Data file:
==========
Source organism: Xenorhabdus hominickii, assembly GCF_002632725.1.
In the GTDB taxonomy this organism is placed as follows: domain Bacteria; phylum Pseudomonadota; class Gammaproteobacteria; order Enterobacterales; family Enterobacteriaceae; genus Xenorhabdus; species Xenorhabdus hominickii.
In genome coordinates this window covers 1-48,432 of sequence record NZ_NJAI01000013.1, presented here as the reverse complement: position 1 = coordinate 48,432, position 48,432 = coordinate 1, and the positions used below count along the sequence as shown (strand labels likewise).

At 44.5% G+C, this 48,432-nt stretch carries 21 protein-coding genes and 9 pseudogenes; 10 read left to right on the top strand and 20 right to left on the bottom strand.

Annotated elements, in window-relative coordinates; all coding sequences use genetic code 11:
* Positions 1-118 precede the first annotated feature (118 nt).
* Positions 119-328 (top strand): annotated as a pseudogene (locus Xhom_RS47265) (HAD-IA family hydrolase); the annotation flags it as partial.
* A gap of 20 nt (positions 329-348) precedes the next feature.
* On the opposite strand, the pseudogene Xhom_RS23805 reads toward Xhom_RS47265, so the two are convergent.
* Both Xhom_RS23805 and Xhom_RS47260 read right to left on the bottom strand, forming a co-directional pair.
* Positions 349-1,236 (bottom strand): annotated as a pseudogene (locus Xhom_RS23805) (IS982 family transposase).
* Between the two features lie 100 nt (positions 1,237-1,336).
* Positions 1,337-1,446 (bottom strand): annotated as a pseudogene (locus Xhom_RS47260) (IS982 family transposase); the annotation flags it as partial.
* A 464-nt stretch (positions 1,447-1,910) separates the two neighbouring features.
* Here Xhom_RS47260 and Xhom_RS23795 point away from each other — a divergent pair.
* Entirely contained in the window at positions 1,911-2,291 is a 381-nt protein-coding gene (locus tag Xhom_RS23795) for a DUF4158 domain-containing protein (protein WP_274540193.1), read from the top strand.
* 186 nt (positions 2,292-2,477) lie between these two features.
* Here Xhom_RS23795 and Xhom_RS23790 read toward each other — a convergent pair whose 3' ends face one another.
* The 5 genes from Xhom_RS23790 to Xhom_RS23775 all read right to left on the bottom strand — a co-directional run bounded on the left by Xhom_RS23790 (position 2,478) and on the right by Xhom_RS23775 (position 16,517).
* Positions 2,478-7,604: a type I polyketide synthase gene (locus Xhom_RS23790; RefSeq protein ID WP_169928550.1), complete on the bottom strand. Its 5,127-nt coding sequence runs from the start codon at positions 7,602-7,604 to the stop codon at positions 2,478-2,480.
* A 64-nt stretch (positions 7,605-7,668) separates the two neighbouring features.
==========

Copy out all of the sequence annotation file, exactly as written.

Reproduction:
Source organism: Xenorhabdus hominickii, assembly GCF_002632725.1.
In the GTDB taxonomy this organism is placed as follows: domain Bacteria; phylum Pseudomonadota; class Gammaproteobacteria; order Enterobacterales; family Enterobacteriaceae; genus Xenorhabdus; species Xenorhabdus hominickii.
In genome coordinates this window covers 1-48,432 of sequence record NZ_NJAI01000013.1, presented here as the reverse complement: position 1 = coordinate 48,432, position 48,432 = coordinate 1, and the positions used below count along the sequence as shown (strand labels likewise).

At 44.5% G+C, this 48,432-nt stretch carries 21 protein-coding genes and 9 pseudogenes; 10 read left to right on the top strand and 20 right to left on the bottom strand.

Annotated elements, in window-relative coordinates; all coding sequences use genetic code 11:
* Positions 1-118 precede the first annotated feature (118 nt).
* Positions 119-328 (top strand): annotated as a pseudogene (locus Xhom_RS47265) (HAD-IA family hydrolase); the annotation flags it as partial.
* A gap of 20 nt (positions 329-348) precedes the next feature.
* On the opposite strand, the pseudogene Xhom_RS23805 reads toward Xhom_RS47265, so the two are convergent.
* Both Xhom_RS23805 and Xhom_RS47260 read right to left on the bottom strand, forming a co-directional pair.
* Positions 349-1,236 (bottom strand): annotated as a pseudogene (locus Xhom_RS23805) (IS982 family transposase).
* Between the two features lie 100 nt (positions 1,237-1,336).
* Positions 1,337-1,446 (bottom strand): annotated as a pseudogene (locus Xhom_RS47260) (IS982 family transposase); the annotation flags it as partial.
* A 464-nt stretch (positions 1,447-1,910) separates the two neighbouring features.
* Here Xhom_RS47260 and Xhom_RS23795 point away from each other — a divergent pair.
* Entirely contained in the window at positions 1,911-2,291 is a 381-nt protein-coding gene (locus tag Xhom_RS23795) for a DUF4158 domain-containing protein (protein WP_274540193.1), read from the top strand.
* 186 nt (positions 2,292-2,477) lie between these two features.
* Here Xhom_RS23795 and Xhom_RS23790 read toward each other — a convergent pair whose 3' ends face one another.
* The 5 genes from Xhom_RS23790 to Xhom_RS23775 all read right to left on the bottom strand — a co-directional run bounded on the left by Xhom_RS23790 (position 2,478) and on the right by Xhom_RS23775 (position 16,517).
* Positions 2,478-7,604: a type I polyketide synthase gene (locus Xhom_RS23790; RefSeq protein ID WP_169928550.1), complete on the bottom strand. Its 5,127-nt coding sequence runs from the start codon at positions 7,602-7,604 to the stop codon at positions 2,478-2,480.
* A 64-nt stretch (positions 7,605-7,668) separates the two neighbouring features.